By Josef Omorotionmwan
NIGERIA has just given itself a 2018 Appropriation Act of N9.12 Trillion with a Capital component of about 50 percent. This Budget limped out of the National Assembly, NASS, some N500 Billion higher than it went in. On the surface, these figures appear quite impressive.
But of what use is a king-size bed when there is nobody to sleep on it? It is not really the size of the budget that matters but how much of it can be implemented. The budget originally intended for an entire year is arriving at a quarter to the end of the year; and at the heart of the rainy season when virtually nothing can be done in the area of public works. The effective life of this Capital Budget is only about three months.
We are impelled sometimes to question the conventional wisdom in preparing a Capital Budget. Even without a Capital Budget, Nigeria will probably not be any worse than it already is. Is it not still more disheartening to think that Government exists essentially for the sole purpose of paying salaries and allowances to itself without impacting on the citizenry?
It borders on criminal negligence to be brandishing a capital budget of close to N5 Trillion only to perform slightly above the N1 Trillion mark. They will soon begin to talk of the idea of a Budget roll-over with all its pitfalls. First, the Budget roll-over never gives the exact state of our performance in any Financial Year. Secondly, it is an aberration. For example, per adventure President Muhammadu Buhari becomes a lame-duck, his administration will not have the slightest bite at the 2019 Capital Budget! Imagine that!
Again, why should we be fixated on the budget roll-over when a simple shift in the commencement date is all we need to have a Budget that can be implemented from January 1 to December 31?
The Budget process should kick-start early in March, when the Budget Ministry issues Call Letters asking the Ministries, Departments and Agencies – including the NASS and the Judiciary – to submit their Requests.
Here perhaps lies the ‘CATCH 55’ situation because the NASS will not like to submit those humongous allowances to the public domain at this early stage. It would rather prefer to slot the figures in at the final stage – after the Budget proposals have made their merry-go-round. This is one way of explaining why the Appropriation Bill normally comes out of the NASS fatter than it entered.
In other climes, legislators sharpen their knives to trim down the Executive Requests. But here, the legislators pad the Budget. This walks logic on its head. The situation here can be better appreciated within the context of the micro-family setting: the wife asks for N10,000 to go to the market; and the husband invariably forces N15,000 on her. In real terms, can anyone show me that husband who, even in the best of times, will not cut down his wife’s budget?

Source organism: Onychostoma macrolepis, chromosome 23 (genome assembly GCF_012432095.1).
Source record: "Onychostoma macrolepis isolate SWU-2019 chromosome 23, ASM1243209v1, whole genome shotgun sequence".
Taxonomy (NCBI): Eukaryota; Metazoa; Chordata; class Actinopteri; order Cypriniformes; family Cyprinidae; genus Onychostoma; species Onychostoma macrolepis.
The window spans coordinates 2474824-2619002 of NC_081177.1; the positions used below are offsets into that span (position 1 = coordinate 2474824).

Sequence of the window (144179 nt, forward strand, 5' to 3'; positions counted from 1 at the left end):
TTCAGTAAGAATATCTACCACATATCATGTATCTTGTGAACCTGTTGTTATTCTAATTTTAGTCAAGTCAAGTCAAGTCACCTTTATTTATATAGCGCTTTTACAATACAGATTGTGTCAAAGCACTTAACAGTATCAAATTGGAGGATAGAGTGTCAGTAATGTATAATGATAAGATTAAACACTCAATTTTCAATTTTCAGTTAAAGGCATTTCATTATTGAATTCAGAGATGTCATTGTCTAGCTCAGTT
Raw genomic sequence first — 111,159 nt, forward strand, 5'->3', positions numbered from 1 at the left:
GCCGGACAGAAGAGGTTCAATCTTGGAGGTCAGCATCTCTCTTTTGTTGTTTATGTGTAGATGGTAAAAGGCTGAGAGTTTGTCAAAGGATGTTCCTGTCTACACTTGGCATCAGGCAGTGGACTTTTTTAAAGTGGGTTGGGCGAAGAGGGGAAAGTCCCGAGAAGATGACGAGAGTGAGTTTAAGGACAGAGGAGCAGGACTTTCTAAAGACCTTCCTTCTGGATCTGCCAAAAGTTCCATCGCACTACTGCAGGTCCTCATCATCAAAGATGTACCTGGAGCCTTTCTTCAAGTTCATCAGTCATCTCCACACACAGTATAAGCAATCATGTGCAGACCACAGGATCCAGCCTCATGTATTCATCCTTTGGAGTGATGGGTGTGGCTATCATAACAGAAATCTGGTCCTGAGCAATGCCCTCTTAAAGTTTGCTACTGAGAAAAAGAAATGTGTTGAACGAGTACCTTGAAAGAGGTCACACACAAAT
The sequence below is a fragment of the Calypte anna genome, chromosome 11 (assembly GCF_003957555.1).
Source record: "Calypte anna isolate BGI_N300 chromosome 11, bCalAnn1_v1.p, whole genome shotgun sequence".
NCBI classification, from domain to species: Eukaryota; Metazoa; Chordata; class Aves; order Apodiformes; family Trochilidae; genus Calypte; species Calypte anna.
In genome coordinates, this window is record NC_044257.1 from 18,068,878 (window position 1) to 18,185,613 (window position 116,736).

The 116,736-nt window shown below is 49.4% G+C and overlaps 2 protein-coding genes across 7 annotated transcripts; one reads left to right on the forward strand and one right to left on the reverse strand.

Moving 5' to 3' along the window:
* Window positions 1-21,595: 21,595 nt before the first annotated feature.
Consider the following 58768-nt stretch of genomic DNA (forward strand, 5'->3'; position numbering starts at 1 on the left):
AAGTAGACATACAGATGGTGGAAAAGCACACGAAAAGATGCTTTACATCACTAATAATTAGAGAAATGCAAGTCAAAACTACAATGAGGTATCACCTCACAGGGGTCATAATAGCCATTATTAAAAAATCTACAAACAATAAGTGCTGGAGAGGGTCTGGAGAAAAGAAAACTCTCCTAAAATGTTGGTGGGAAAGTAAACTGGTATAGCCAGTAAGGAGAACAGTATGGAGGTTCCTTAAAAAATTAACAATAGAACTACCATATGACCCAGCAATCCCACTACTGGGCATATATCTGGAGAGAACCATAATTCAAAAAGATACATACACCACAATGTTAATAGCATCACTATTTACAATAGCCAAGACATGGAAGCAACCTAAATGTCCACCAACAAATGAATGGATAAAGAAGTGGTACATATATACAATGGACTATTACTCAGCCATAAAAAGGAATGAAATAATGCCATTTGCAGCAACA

The only antidote for late budget is an early start – early to bed, early to rise. When the Appropriation Bill gets late to the NASS, the Appropriation Act will automatically come out late.
When the President presents the Appropriation Bill to the NASS in the dying days of the year, the popular press goes to work, urging the NASS to pass the Bill within the next few days, unknown to many that between project approval and authorisation; and between proper scrutiny, legislative oversight and appropriation, the bulk of the work on the budget is in the NASS. When President Muhammadu Buhari presented the 2018 Appropriation Bill to the NASS on November 7, 2017, he was praised to the high heaves; and people demanded that the NASS should approve the budget by the end of the year.
Even where the President’s presentation was slightly ahead of previous years’ presentations, it was already late. It is only now that my friends might begin to forgive me for postulating at that time that if the NASS worked extremely hard, the earliest time that the 2018 Appropriation Bill would be passed could be May 2018. Indeed, if it took the Executive 10 long months to produce the Draft Estimates, why do we require the NASS to gallop through it in one short month?
Indeed, if the-powers-that-be are not benefiting from the late budget, why can’t they give us an early budget that is in tandem with our Financial Year, by simply kick-starting the process early? After all, budgeting is an all-year-round affair; and budgets are not made into a water-light compartment that cannot be adjusted in either direction. In the course of the Financial Year, unforeseen situations are accommodated by means of supplementary appropriations as amply provided for in Section 81(4) of the 1999 Constitution.
We have consistently advocated the adoption of a specific Budget Cycle, at least a semblance of what they have in the US, where by superior legislation, the Budget Cycle that runs for about 30 months, compels certain actions to be taken on the budget by specific dates, culminating in the presidential assent not later than October preceding the Financial Year for which the budget is intended.
Apart from their clandestine motives, the NASS and the Executive have no justification for vacillating on the issue of giving us An Act for A Budget Cycle, based on an improvement on the following sketch:
March 1: The Budget Ministry shall issue call letters to the Ministries, Agencies and Departments, including the Judiciary and the National Assembly.
April 30: All Requests are received and collated for onward transmission to the National Assembly.
July 31: The President presents the Appropriation Bill to the National Assembly.
August 31: End of Debates on the general principles of the budget and referral to relevant Committees of both Houses.
October 15: Committees report out the Appropriation Bill.
November 15: Appropriation Bill passed by both Houses; and forwarded to the President for his assent.
December 15: President assents to the Bill.